First things first. The Sydney Theatre Company’s production of David Mamet’s Speed-the-Plow is made well. It’s performed well, hits its marks and sees some obvious dedication from its three actors. Andrew Upton’s direction and Mamet’s dialogue means the time zips along. By my usual indicators, I should’ve loved the show.
And yet, something was in the way.
The story – set in ’80s Hollywood, though never particularly described as such –
involves negotiations between two colleagues, Bob (Damon Herriman) and Charlie (Lachy Hulme). Bob’s moved up the ladder, while Charlie hasn’t. Karen (Rose Byrne), Bob’s secretary, is introduced as at first a pawn – the object of a fuck-bet – but then takes a larger role. It’s a three-hander, with two locations, and is very focused. As you’d expect from the cast, the performances are pretty tight, some occasional accent lapses notwithstanding. All three are strong, but there’s a real sense of drive and of witnessing great work from Herriman.
So what’s the problem? I guess it comes down to the feeling of connection. Much is made in the play of the problems of Hollywood’s choice of the easy over the meaningful. Of course we’ll greenlight a prison buddy film over an esoteric novel about radiation and interpersonal connection! Who’s gonna see something about a dying guy and a bridge when they can watch shit explode? This, we get: the connection between the two male leads is formed by their proximity on the ladder to success, not because of friendship or anything else. But even though the idea of being open to connection (a mug’s game, if we follow the logic which seems to be behind Karen’s arc) the play seems to lack a desire to connect with the audience. There’s not much in the way of resonance, beyond the acknowledgement of the skill involved in creating the thing. The boxes on stage keep the action within, museum cases which kept a polite distance, no matter the affection I had for the performers.
The design of the show is great. It’s understated, but subtly reinforces at once the vacuity of the setting (Bob’s office is renovated just for him, as we imagine it is for every upgraded impresario, to give the impression of leaving their mark) and the cage of the characters’ lives (Bob’s house is a minimalist Baconian armature, white lines, mirrors and fuck-all furniture or relief).
Costuming, too, is good: it evokes the ’80s without resorting to obvious semaphore. Hulme’s late-play suit is a highlight, though I shudder to think how hot that shirt must have been, given the level of sweating involved as things hit the climax. The divide between success and not is indicated in power-suit dressing, and the almost-nun flavour of Byrne’s outfits proves a good choice given her role in the play.
One of the problems with the show is that Mamet’s language is so acrobatically contrived that it highlights the artificial nature of the theatregoing experience. I’d assume this is intentional, as we’re dealing with subjects of vacuity and how things appear on the surface, but it makes for an odd viewing experience. There’s no way to shake the feeling that the lines, as clever as some of them are, are perfected retorts. You know, the things people say when recounting a story, rather than what they actually said at the time, because nobody’s that sharp or on the ball at once.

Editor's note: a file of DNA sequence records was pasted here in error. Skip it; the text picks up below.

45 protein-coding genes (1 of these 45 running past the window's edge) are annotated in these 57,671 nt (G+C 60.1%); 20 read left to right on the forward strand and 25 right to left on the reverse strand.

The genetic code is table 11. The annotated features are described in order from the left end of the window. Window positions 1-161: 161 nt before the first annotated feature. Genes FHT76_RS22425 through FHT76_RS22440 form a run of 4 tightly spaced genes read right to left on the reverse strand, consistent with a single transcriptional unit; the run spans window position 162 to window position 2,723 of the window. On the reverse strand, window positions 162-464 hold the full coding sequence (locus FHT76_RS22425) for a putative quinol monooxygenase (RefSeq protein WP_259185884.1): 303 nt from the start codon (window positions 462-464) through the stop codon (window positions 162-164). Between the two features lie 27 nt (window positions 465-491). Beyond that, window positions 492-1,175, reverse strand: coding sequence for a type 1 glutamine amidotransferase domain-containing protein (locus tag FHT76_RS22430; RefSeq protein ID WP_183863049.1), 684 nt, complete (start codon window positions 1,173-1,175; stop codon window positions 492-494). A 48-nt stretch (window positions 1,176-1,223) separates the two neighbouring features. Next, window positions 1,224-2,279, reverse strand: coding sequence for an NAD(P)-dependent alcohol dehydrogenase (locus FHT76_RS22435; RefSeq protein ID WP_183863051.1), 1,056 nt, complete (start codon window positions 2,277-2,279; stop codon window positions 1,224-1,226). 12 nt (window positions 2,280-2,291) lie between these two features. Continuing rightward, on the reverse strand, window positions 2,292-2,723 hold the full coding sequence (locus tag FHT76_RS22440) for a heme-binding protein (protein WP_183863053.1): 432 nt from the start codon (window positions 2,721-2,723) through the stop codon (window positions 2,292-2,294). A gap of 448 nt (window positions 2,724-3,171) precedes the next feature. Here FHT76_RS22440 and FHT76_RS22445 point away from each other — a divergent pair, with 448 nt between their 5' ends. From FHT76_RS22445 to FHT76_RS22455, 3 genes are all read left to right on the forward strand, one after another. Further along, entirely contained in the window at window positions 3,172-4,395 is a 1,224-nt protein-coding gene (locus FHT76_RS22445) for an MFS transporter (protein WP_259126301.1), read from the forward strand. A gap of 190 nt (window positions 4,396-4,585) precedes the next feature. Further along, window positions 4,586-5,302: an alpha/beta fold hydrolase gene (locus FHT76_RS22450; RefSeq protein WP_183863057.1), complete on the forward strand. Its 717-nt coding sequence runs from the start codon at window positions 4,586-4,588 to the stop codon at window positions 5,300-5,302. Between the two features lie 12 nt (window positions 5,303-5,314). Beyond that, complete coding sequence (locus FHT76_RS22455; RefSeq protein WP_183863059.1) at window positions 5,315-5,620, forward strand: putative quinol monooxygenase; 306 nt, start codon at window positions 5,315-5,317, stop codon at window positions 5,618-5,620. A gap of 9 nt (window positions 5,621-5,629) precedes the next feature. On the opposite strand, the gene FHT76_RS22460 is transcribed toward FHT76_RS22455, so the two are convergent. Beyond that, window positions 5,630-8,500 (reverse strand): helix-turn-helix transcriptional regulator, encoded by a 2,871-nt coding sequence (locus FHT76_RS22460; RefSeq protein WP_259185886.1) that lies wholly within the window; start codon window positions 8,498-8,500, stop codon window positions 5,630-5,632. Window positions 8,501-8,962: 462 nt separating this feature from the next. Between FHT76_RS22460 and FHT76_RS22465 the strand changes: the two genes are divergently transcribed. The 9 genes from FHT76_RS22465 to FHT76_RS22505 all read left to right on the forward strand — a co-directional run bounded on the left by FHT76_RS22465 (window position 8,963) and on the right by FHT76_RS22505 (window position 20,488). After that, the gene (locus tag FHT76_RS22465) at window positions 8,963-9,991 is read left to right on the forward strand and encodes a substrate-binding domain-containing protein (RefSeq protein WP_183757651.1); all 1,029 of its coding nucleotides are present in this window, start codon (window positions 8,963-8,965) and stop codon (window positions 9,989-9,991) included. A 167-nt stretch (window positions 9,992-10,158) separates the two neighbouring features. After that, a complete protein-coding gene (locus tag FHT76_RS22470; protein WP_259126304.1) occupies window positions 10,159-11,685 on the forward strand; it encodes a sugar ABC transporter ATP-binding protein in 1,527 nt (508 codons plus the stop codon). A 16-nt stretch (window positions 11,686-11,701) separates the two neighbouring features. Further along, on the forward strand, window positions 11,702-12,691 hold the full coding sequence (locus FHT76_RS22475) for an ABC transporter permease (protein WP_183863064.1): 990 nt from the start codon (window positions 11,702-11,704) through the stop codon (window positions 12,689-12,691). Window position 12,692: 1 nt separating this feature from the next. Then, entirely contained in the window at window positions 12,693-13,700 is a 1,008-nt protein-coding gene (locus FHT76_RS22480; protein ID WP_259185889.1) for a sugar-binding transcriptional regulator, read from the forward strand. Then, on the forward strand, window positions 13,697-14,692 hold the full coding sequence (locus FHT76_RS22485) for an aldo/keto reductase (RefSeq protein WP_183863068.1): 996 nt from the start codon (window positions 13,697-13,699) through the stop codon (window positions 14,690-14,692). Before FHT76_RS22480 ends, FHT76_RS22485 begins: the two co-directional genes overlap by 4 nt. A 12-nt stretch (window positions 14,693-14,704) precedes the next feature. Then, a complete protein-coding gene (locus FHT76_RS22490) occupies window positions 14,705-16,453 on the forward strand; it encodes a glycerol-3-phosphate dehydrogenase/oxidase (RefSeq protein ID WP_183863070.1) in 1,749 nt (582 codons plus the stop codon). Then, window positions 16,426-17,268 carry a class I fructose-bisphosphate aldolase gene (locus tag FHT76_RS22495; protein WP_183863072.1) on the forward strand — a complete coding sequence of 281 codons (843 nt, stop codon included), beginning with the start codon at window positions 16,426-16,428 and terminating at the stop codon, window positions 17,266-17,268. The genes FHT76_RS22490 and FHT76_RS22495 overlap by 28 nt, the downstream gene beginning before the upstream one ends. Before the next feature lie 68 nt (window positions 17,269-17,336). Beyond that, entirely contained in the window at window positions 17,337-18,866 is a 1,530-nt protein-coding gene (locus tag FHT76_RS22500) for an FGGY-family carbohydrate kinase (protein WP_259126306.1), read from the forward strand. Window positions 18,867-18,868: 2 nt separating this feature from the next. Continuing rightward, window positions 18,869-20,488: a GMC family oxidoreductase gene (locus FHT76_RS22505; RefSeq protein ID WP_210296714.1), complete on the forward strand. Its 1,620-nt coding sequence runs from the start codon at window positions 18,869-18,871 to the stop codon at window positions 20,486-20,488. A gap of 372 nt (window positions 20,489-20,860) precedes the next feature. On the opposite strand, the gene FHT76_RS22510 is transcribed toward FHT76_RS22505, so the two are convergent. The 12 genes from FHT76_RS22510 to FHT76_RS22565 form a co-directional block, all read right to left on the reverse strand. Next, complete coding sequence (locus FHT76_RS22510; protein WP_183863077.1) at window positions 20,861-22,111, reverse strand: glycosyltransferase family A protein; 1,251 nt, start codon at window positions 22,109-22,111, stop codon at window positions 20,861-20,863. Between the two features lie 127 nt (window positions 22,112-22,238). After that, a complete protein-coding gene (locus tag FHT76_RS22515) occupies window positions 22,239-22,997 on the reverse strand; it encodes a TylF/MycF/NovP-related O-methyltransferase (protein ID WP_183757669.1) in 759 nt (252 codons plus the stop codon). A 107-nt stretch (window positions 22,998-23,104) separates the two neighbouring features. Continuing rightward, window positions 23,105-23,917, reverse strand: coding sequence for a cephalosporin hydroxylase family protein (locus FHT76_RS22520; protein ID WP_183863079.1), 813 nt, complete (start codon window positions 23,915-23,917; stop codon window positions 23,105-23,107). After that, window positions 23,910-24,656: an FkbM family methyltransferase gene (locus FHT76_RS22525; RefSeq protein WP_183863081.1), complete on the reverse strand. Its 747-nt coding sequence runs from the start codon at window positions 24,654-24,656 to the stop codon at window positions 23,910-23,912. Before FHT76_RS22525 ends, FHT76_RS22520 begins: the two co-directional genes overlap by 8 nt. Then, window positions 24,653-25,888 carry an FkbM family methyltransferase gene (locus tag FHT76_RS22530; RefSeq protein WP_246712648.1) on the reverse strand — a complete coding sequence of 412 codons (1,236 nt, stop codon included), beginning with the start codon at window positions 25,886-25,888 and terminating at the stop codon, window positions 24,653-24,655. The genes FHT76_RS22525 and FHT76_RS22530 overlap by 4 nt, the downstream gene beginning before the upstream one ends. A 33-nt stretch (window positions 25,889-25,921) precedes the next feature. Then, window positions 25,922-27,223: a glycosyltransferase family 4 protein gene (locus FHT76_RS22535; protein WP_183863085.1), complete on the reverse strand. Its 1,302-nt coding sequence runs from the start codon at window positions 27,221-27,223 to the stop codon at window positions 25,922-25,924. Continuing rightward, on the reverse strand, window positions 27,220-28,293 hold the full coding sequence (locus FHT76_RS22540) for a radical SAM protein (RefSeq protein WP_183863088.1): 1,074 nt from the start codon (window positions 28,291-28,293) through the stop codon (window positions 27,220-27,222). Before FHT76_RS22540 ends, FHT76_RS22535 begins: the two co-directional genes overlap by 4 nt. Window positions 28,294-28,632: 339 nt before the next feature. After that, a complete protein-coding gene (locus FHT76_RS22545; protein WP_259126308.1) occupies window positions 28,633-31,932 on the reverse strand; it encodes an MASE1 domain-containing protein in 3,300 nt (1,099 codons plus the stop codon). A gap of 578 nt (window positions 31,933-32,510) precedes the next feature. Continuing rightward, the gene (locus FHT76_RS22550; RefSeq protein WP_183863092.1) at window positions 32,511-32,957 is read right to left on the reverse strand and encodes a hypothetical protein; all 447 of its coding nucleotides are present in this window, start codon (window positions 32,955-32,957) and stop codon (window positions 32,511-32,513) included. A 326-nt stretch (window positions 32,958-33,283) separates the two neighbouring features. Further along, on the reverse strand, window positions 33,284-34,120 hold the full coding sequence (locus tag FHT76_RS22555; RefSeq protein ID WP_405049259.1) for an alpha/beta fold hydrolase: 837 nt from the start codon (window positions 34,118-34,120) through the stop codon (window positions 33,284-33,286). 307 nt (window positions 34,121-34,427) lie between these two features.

Yes, I get that this is a fictional environment.
Yes, I get that this is entertainment.
But neither of those things are handled particularly well when instead of being carried along by the brio of the piece, you’re in a darkened room, thinking that that’s not how people speak. It’s evident (and taken as read as the price of admission) with Shakespeare, say. But with Speed-the-Plow I couldn’t help but get a little tired of the snappiness – it was always on but not in a way that ultimately served the piece. I mean, Mamet’s great – you only have to watch the boys-club testosterone bullshit of Baldwin’s Glengarry Glen Ross turn for proof that structure and emphasis are A Thing He Knows – but I couldn’t help but see the strings behind things.
That is, obviously, in addition to the locker-room talk – you’ll see it in that Baldwin video – that permeates the show. Yes, it’s topical in the age of woofy-haired presidents-elect, but it’s not something that has aged well. The show is promoted as being a lot funnier than it actually is. There’s more wry acknowledgement than LOLs in this one, most likely because a lot of the humour (and drama) is predicated on the idea of taking the piss from Karen. It rankles, and every time I had to remind myself I was watching something written in 1988 and things were a bit different then was another obstacle to me feeling I was travelling with the show. It’s problematic, and I’m not sure how to successfully engage with the dialogue in those terms: Karen’s character is the most underwritten in the show, even though she’s the prime mover for the self-investigative revelations which occur in the back end of the piece. It’s just disappointing to reach the pointy end of a play to discover that the satire you’d expected was kind of reduced to “two boys fight over a chick and then make up”. It might be an accurate distillation of power dynamics in Hollywood, but it left me feeling kind of meh.
So how’s it end? A talented ensemble put on a technically good show, and I’m glad I saw it. But the problems in the dialogue – of misogyny, of unnatural dialogue – means that the ensemble are pushing it uphill. True, there’s subtlety in the performances (at times) and Mamet’s loathing for Dudes in General and Hollywood Dudes in Particular is reassuringly acerbic – like Morrissey, you get the idea that nobody’s more disappointed in himself than he – but I left the Roslyn Packer Theatre feeling not much at all. I’d seen a good performance, but it didn’t particularly hit home – a mystifying experience for a lover of snark.
I like theatre to challenge, to make me feel something. Meh isn’t good enough.